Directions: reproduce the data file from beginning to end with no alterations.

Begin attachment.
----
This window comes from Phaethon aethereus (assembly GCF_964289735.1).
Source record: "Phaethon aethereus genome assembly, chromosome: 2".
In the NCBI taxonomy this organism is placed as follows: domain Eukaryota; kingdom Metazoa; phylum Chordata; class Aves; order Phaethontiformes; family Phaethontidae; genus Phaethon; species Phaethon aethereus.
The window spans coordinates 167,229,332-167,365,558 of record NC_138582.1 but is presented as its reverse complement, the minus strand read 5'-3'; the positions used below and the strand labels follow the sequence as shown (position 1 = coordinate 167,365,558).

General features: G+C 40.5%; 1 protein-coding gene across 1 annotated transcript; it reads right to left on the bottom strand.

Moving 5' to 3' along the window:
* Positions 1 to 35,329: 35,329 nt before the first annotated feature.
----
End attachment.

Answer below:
This window comes from Phaethon aethereus (assembly GCF_964289735.1).
Source record: "Phaethon aethereus genome assembly, chromosome: 2".
In the NCBI taxonomy this organism is placed as follows: domain Eukaryota; kingdom Metazoa; phylum Chordata; class Aves; order Phaethontiformes; family Phaethontidae; genus Phaethon; species Phaethon aethereus.
The window spans coordinates 167,229,332-167,365,558 of record NC_138582.1 but is presented as its reverse complement, the minus strand read 5'-3'; the positions used below and the strand labels follow the sequence as shown (position 1 = coordinate 167,365,558).

General features: G+C 40.5%; 1 protein-coding gene across 1 annotated transcript; it reads right to left on the bottom strand.

Moving 5' to 3' along the window:
* Positions 1 to 35,329: 35,329 nt before the first annotated feature.